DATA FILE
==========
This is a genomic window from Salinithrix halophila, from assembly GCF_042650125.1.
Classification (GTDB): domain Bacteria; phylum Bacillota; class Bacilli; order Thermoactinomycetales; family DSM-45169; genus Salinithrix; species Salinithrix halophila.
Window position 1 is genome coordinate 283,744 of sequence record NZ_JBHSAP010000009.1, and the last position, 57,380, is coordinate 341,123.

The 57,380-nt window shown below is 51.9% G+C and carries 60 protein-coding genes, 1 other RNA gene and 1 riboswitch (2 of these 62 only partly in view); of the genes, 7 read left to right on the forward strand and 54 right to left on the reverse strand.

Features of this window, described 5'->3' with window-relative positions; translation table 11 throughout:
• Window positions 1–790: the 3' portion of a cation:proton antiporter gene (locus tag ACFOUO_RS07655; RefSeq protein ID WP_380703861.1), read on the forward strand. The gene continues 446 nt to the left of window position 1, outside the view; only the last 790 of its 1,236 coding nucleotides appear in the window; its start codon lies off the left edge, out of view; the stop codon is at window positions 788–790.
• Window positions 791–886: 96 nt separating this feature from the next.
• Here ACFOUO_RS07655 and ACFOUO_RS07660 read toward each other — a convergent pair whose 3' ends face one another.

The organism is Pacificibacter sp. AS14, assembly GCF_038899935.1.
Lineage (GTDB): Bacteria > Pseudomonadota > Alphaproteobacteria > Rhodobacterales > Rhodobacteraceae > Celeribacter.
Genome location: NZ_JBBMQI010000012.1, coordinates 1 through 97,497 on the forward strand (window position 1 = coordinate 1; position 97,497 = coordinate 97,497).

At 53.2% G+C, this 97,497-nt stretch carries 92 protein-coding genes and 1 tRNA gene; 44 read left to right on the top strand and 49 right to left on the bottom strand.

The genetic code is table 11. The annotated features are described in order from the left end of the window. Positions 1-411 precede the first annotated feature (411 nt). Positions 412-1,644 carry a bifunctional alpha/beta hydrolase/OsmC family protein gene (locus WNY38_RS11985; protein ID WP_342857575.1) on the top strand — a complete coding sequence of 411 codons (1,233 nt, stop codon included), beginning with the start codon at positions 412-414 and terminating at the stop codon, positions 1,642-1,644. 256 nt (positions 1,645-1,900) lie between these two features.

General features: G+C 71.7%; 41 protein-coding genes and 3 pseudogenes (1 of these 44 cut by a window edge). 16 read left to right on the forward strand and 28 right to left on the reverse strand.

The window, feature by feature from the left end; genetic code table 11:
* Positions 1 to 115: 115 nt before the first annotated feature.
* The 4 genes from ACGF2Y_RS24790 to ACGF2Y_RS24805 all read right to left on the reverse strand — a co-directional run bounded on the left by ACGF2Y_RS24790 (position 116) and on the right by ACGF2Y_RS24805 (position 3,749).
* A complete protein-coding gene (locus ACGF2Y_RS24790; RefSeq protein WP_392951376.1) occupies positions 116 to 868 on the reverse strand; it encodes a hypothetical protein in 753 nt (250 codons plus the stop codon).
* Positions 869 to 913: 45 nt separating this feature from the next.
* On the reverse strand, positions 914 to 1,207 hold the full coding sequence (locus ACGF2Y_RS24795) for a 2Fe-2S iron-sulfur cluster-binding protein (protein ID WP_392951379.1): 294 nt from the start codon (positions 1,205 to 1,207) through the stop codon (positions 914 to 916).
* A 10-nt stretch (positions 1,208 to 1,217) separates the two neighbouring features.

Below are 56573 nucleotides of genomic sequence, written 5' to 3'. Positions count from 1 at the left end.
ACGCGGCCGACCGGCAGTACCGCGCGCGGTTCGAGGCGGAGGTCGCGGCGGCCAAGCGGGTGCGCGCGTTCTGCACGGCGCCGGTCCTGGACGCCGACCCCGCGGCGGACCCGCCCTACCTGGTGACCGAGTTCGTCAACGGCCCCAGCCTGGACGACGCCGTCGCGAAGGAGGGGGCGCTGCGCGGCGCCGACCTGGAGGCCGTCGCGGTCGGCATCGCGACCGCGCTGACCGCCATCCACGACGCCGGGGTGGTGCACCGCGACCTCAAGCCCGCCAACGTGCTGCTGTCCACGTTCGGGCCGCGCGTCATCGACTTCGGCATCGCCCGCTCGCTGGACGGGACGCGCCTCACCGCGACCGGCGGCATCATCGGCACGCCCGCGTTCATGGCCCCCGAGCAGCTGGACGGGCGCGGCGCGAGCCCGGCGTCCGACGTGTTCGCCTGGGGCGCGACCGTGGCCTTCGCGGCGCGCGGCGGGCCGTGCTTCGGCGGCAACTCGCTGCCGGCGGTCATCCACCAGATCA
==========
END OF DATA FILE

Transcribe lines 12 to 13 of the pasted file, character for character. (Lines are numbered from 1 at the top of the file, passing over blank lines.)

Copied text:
At 53.2% G+C, this 97,497-nt stretch carries 92 protein-coding genes and 1 tRNA gene; 44 read left to right on the top strand and 49 right to left on the bottom strand.

The genetic code is table 11. The annotated features are described in order from the left end of the window. Positions 1-411 precede the first annotated feature (411 nt). Positions 412-1,644 carry a bifunctional alpha/beta hydrolase/OsmC family protein gene (locus WNY38_RS11985; protein ID WP_342857575.1) on the top strand — a complete coding sequence of 411 codons (1,233 nt, stop codon included), beginning with the start codon at positions 412-414 and terminating at the stop codon, positions 1,642-1,644. 256 nt (positions 1,645-1,900) lie between these two features.